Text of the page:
EBooks: The Future of Literature?

EBooks. The “future of literature.” You either hate ‘em or you love ‘em. It seems this invention has divided the literary world in half, into those who do eBooks and those who don’t. But whatever your inclination toward this gadget may be, studies have shown that eBooks have a growing fan base and are becoming increasingly useful in terms of education!

Even traditional libraries are jumping on the eBook bandwagon. Over 1 million eBooks were checked out of libraries this year, an increase of 25% from last year. It seems the convenience of checking out an eBook online beats driving back and forth to the library to check out printed books.

Ginnie Cooper, the chief librarian of D.C. Public Libraries, spoke about the benefits of offering eBooks on the library websites. “It’s gotten more people reading one way or another. And I think the e-book format really appeals to a lot of folks. I see them on Metro, on airplanes, I love it.”

And the appeal doesn’t end there. EBooks are handy in the classroom as well. EBooks are becoming the go-to answer to budget cuts in schools. Just this past summer, California governor Arnold Schwarzenegger introduced a program to make California the first state in the nation to offer schools free, open-source digital textbooks for high school students.

“As California’s budget crisis continues we must find such innovative ways to save money and improve services,” said Schwarzenegger. “California was built on innovation, and I’m proud of our state’s continued leadership in developing education technology. This first-in-the-nation initiative will reduce education costs, help encourage collaboration among school districts and help ensure every California student has access to a world-class education.”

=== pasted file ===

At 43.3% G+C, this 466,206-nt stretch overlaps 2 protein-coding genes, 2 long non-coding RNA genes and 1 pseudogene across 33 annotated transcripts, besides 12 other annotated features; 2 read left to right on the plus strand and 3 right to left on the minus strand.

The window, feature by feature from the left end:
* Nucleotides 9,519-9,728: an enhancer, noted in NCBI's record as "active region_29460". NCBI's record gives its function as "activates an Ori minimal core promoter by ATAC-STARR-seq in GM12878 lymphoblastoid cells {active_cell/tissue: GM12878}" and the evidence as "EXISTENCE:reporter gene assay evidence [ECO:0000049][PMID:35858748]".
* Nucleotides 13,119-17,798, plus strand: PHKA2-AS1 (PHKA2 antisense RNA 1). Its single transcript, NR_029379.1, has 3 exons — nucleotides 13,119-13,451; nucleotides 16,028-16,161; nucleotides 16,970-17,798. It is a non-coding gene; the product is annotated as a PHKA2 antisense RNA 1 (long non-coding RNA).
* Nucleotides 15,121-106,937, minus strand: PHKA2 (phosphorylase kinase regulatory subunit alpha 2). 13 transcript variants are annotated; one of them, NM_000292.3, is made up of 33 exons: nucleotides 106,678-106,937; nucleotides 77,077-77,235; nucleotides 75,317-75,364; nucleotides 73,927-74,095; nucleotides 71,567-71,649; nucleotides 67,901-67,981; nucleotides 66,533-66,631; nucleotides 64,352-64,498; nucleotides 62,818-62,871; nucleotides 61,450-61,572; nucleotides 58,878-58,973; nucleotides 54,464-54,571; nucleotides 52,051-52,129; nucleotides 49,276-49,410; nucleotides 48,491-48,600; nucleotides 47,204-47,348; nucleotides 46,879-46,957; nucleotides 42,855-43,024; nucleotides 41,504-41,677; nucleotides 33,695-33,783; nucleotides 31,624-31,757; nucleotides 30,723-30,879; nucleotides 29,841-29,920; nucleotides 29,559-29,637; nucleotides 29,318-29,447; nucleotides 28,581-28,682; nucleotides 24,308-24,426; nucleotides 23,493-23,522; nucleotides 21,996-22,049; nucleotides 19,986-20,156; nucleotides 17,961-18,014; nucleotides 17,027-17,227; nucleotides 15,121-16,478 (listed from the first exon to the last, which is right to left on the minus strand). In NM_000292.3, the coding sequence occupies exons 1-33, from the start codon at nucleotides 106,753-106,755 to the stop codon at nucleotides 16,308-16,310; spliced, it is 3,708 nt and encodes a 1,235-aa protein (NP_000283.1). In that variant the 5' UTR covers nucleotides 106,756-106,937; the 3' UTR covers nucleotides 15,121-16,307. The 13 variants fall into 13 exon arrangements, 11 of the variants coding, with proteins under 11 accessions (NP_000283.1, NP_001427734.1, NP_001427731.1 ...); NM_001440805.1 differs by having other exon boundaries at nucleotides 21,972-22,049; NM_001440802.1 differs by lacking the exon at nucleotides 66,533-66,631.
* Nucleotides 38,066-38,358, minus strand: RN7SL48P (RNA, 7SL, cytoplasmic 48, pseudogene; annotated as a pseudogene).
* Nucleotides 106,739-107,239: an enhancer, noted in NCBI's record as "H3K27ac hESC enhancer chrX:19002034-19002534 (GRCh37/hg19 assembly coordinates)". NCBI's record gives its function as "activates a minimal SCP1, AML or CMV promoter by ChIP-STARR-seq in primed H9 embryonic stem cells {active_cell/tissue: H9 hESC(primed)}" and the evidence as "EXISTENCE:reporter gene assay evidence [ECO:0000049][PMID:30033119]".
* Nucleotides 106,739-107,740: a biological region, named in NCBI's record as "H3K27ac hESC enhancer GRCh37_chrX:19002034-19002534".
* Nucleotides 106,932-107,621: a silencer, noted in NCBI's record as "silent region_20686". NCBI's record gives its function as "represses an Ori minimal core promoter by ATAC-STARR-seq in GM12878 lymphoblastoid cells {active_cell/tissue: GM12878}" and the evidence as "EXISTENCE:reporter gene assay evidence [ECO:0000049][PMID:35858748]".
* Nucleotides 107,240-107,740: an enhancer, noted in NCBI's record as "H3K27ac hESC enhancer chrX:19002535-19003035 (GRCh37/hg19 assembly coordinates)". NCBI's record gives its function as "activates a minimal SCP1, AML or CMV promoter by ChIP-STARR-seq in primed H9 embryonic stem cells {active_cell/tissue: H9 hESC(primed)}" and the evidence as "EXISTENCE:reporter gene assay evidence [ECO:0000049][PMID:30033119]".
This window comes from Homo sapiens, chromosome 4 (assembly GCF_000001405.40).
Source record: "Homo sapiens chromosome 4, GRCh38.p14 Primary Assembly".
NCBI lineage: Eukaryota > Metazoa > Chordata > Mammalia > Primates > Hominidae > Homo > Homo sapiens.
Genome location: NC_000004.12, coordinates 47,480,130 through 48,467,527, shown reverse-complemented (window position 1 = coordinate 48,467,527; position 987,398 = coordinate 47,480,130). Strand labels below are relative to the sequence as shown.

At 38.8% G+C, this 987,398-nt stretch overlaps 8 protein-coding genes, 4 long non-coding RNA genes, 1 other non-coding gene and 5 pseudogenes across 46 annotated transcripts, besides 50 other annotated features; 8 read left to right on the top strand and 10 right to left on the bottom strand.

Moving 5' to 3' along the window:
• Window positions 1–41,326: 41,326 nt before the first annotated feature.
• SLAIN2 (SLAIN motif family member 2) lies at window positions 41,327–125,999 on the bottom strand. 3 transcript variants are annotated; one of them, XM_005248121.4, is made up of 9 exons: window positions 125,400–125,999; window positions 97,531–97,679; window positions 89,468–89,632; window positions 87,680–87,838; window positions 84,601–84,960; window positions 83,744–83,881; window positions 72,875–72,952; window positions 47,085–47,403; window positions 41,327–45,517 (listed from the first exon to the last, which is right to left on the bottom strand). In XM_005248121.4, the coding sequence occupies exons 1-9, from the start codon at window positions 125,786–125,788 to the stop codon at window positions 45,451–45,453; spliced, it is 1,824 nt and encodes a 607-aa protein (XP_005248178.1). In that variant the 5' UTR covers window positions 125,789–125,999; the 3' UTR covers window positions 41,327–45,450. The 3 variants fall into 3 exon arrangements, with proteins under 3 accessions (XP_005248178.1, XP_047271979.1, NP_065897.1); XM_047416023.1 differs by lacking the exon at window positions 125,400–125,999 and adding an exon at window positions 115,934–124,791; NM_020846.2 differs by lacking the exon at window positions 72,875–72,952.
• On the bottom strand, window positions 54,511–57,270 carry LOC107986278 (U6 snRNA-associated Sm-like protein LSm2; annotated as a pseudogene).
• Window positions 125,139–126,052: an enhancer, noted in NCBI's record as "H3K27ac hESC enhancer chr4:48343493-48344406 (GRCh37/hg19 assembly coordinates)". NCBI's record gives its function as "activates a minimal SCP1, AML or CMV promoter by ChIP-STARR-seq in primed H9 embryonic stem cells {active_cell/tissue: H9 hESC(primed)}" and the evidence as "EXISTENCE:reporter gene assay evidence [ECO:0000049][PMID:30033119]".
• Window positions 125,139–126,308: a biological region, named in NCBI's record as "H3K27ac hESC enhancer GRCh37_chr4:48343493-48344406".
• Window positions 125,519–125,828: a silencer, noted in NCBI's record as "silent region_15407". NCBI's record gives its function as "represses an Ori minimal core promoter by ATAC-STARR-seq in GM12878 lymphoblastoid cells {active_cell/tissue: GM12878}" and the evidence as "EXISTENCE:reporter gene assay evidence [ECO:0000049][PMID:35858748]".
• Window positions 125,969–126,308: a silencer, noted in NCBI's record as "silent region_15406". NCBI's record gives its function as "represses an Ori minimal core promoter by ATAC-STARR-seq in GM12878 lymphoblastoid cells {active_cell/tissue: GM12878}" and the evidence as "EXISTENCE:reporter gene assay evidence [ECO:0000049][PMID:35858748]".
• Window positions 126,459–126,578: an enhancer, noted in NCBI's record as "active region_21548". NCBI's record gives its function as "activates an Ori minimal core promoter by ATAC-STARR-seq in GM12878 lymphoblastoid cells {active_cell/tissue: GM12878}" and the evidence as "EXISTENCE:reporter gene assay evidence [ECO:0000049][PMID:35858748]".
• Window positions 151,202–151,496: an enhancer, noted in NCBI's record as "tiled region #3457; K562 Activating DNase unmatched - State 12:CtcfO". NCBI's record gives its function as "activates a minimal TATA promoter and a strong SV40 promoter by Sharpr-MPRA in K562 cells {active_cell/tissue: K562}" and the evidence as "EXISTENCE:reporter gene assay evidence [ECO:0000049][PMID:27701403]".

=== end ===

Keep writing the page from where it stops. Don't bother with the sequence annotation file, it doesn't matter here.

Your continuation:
And how will students respond to eBooks in the classroom? That’s a question that Richard Bellaver of Ball State University answered quickly in his 2004 study. Bellaver gave 15 eBooks to a childcare center to find how students would respond to them and how the students retained information from eBooks vs. traditional books.  Not only did the children show a great deal of interest in the eBooks but test scores comparing the two forms showed nearly identical results.

“From our study, we’ve learned that children like eBooks and that they are durable enough to go back and forth between home and school,” said Bellaver.

So are eBooks the way to get kids excited about reading? We certainly think so at Sylvan Dell! Just check out our homepage where you will find eBooks for each of our titles. You may not like the concept of eBooks replacing traditional books. Heck, you may not like them simply because you’re so tired of hearing about them. Regardless, who doesn’t like to see a child excited about reading? If you ask us, we love it. – by Diana Rowe, Public Relations Assistant

Sources:

http://www.bsu.edu/news/article/0,1370,-1019-17226,00.html

http://lakeconews.com/content/view/8509/775/

http://www.newser.com/story/71778/libraries-embrace-e-book-lending.html

http://www.cbsnews.com/stories/2009/09/26/eveningnews/main5343801.shtml

Good luck, Diana!

(This is Diana Rowe’s last story for Sylvan Dell. She has completed her internship, and it’s time for her to focus on school again at the College of Charleston. We would like to thank Diana for all her hard work, and we wish her all the best in the future! Good luck, Diana!)

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One thought on “EBooks: The Future of Literature?

  1. Wow that was an amazing article! It’s great to see one more way in which technology is contributing to learning during these mediocre (at best) economic times. Best of luck to Diana and thank you for giving me the opportunity to read such an enjoyable article!

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